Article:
June 12, 2024

Thriving, not just surviving: Scholar unravels body and eating relationships among sexual and gender minority young adults

Werklund School postdoc Kheana Barbeau shifts the narrative from focus on risk to focus on resilience
Werklund School postdoc Kheana Barbeau
Kheana Barbeau earned a SSHRC Banting Postdoctoral Fellowship for their research. Courtesy Kheana Barbeau

Werklund School of Education postdoctoral scholar Dr. Kheana Barbeau, PhD, is examining how identity-related experiences shape sexual and gender minority (SGM) individuals’ relationships with their body, food and physical activity through a strength-based and intersectional framework 

According to Barbeau, SGM youth and adults are disproportionately impacted by body dissatisfaction and health inequities, including eating disorders and physical inactivity. Stigma related to sexual orientation, gender and weight have been shown to contribute to negative body attitudes and unhealthy weight management practices. So much so, that the risk faced by this community is double that of their cisgender and heterosexual peers.

“The challenge is two-fold — the first being reducing disparities in eating disorders and maladaptive weight-controlling behaviours, like dieting and overexercising, among SGM young adults, and the second being to reduce these disparities through strength-based levers and even moving beyond disparity to support thriving.”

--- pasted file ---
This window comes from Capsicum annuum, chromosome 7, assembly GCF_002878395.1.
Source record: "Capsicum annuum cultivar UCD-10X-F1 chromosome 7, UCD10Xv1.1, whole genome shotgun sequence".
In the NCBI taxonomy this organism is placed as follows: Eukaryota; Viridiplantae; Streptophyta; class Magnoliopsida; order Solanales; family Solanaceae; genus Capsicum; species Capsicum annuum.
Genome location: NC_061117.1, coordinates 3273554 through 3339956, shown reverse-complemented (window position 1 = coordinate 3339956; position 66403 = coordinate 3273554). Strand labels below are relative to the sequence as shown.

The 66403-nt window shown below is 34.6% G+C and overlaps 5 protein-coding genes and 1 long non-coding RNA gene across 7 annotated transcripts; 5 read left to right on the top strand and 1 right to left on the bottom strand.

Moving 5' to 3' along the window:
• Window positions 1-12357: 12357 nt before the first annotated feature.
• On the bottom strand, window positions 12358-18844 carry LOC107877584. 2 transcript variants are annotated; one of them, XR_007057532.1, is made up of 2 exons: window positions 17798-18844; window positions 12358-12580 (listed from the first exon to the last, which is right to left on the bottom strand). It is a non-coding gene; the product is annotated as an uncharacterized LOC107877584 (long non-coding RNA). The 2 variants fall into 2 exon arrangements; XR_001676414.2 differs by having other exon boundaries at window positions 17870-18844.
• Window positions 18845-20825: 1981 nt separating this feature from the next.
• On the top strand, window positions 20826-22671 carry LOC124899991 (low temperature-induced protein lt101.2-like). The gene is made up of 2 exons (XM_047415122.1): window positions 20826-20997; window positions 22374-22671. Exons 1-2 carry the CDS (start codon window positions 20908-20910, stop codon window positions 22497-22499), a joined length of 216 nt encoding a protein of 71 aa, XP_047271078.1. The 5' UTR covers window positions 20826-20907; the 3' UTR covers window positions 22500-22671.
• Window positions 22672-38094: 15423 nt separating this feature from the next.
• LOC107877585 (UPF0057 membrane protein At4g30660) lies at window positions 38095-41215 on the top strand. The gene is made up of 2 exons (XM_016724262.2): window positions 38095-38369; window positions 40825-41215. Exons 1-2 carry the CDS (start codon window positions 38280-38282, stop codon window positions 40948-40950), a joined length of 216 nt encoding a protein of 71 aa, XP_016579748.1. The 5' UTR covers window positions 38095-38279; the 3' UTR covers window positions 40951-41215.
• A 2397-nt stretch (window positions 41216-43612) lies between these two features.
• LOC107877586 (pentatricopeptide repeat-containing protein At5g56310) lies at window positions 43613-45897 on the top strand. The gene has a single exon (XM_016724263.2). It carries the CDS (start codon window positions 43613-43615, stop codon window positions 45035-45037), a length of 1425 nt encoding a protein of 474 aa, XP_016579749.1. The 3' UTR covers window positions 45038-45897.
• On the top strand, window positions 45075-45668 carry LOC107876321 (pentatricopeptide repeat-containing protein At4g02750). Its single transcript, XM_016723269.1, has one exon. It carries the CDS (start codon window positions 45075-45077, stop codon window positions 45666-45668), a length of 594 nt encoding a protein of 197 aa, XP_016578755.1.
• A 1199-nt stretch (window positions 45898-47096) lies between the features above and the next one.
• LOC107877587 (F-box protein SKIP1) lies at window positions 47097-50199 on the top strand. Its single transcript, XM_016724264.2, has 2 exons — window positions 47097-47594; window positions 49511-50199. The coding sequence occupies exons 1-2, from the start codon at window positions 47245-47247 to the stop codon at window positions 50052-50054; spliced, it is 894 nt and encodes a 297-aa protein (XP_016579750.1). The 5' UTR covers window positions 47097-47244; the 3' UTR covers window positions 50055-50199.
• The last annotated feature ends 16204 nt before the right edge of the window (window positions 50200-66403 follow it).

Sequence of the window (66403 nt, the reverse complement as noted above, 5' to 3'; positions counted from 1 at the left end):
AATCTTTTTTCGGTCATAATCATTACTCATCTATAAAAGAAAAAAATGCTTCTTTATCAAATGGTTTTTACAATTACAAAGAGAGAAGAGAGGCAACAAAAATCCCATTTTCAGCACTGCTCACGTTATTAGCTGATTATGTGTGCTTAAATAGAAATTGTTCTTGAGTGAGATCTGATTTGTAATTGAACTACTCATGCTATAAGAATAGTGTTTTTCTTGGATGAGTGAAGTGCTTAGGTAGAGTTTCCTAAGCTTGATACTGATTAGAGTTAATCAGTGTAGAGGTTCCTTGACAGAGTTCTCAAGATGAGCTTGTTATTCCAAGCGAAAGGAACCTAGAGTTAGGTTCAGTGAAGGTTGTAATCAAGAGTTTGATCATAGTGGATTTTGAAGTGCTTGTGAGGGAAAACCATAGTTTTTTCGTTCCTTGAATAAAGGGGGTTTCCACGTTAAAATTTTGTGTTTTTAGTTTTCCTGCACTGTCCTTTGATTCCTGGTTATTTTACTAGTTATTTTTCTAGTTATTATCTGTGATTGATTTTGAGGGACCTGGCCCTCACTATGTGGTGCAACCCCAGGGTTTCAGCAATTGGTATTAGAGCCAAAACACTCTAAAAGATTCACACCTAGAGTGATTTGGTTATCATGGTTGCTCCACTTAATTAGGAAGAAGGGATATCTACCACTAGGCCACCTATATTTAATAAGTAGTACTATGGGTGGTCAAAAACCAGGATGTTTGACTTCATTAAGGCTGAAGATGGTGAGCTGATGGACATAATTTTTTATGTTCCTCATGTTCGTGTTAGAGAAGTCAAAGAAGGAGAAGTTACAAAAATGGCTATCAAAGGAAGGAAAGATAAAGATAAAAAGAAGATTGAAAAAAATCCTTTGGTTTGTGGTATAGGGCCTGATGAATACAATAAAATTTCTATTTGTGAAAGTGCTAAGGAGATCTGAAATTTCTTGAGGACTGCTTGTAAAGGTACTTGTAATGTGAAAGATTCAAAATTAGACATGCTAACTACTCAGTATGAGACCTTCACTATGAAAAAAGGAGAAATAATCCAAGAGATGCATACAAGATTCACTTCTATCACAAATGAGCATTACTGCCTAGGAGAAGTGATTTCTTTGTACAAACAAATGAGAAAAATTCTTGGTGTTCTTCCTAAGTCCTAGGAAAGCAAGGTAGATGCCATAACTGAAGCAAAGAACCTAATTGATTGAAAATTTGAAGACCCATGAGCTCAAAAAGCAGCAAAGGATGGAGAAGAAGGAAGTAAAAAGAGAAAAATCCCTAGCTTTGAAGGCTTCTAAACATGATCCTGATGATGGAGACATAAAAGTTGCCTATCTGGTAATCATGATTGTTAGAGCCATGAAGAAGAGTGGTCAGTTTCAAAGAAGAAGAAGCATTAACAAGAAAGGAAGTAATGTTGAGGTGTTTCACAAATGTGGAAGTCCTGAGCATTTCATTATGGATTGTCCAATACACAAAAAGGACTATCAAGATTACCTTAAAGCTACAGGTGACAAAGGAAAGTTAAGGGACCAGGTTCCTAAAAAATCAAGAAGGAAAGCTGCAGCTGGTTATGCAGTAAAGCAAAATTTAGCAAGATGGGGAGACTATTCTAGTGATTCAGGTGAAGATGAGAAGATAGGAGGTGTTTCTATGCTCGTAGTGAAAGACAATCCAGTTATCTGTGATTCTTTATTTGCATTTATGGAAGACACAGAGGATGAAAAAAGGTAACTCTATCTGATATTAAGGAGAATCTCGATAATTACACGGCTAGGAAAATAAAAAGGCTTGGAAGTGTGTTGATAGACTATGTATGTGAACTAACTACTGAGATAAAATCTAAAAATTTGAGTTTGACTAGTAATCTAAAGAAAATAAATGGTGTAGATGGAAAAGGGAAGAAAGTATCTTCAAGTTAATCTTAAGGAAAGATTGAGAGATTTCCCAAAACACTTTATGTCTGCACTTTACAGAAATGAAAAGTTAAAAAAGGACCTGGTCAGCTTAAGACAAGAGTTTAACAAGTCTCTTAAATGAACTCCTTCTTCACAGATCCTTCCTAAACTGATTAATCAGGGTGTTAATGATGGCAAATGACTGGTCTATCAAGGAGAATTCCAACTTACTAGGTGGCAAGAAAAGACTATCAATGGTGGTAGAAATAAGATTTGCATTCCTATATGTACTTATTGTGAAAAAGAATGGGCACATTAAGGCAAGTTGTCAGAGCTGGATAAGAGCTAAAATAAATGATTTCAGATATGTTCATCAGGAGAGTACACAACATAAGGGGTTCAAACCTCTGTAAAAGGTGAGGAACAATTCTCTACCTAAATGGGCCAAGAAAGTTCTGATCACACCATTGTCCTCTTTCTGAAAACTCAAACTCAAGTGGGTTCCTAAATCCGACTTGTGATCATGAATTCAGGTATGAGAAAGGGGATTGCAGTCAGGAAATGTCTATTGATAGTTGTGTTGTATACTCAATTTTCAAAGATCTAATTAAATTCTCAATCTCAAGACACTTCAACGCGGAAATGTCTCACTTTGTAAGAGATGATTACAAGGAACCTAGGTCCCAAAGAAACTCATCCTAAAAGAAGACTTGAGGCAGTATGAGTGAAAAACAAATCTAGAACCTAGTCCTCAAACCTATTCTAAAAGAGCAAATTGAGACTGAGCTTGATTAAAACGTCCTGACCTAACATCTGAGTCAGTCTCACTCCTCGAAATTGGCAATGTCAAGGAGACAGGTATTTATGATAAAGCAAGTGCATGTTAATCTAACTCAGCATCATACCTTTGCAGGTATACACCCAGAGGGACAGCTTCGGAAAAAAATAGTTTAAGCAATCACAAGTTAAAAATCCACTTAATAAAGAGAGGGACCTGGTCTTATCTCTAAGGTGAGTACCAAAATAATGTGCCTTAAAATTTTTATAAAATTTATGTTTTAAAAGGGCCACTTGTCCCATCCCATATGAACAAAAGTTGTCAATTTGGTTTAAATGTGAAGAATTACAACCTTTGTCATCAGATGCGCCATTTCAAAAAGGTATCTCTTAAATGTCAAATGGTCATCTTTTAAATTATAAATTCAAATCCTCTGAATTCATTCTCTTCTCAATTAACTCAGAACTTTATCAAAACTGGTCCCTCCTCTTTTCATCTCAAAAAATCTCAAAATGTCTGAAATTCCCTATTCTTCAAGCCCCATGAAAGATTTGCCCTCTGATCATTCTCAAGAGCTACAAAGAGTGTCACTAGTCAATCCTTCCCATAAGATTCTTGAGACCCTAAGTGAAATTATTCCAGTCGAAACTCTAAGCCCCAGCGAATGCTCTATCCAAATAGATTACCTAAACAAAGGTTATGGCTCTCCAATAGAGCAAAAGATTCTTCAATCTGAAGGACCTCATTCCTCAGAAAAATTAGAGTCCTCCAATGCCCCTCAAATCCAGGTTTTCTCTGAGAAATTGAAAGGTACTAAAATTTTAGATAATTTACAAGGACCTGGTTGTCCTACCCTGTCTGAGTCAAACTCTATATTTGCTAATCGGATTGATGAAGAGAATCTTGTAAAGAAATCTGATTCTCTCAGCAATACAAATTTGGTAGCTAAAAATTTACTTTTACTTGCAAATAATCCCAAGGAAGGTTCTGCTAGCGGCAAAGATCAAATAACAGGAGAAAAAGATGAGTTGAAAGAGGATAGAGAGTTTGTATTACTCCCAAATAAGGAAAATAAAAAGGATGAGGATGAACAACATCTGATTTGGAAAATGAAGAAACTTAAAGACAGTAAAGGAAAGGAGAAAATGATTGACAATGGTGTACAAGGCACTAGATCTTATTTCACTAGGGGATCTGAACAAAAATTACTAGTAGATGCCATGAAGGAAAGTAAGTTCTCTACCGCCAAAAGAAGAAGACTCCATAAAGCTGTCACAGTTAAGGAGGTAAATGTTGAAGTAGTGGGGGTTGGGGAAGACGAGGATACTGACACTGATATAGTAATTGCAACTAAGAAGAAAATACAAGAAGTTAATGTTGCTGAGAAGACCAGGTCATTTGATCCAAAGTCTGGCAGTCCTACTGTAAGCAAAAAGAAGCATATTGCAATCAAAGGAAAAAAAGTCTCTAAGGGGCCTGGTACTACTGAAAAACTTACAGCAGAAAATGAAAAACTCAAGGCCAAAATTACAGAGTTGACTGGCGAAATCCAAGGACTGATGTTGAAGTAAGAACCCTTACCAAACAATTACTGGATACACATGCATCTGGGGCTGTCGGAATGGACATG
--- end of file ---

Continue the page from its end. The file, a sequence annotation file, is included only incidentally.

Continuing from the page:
Individual and communal strengths

Approaching this work from a strength-based lens is essential for Barbeau as the traditional risk-focused narrative in research serves to minimize and overlook known strengths found within SGM populations.

“Relations with the body, eating and physical activity are complex, individualized, and fluid over time,” they explain. “A deficit-based framework is highly reductive and can breed hopelessness. It also ignores all of the strengths a person and their community call upon to support them in altering a relationship with their body over time. 

“Ignoring strengths not only stunts knowledge production in research but also in services and policy, which also trickles down to how a given individual in the community feels about their own capacity to experience flourishing even within oppressive systems.”

Examples of individual and communal strengths include self-compassion, queer spaces that support non-competitive forms of physical activity, resistance of stigma and fatphobia, intuitive eating and exercise, nature, and weight neutrality.

Moving away from a risk-fixated framework also helps people to prosper.

“Strength-based levers will, in a very integrated way, reduce risk, but more importantly, support thriving at the same time.”

A transformational moment

Based in Ottawa, Barbeau provides peer support for individuals dealing with eating disorders and has been researching body image in relation to health behaviour engagement for the past seven years. Despite this extensive experience, they say hearing the stories of SGM individuals has been eye-opening and laid the groundwork for their postdoctoral research.  

“I think what I've learned so far from the interviews I've conducted is that when a person starts to step into their identity, it allows them to grow a new relationship with their body and how to nourish it through activity and eating.”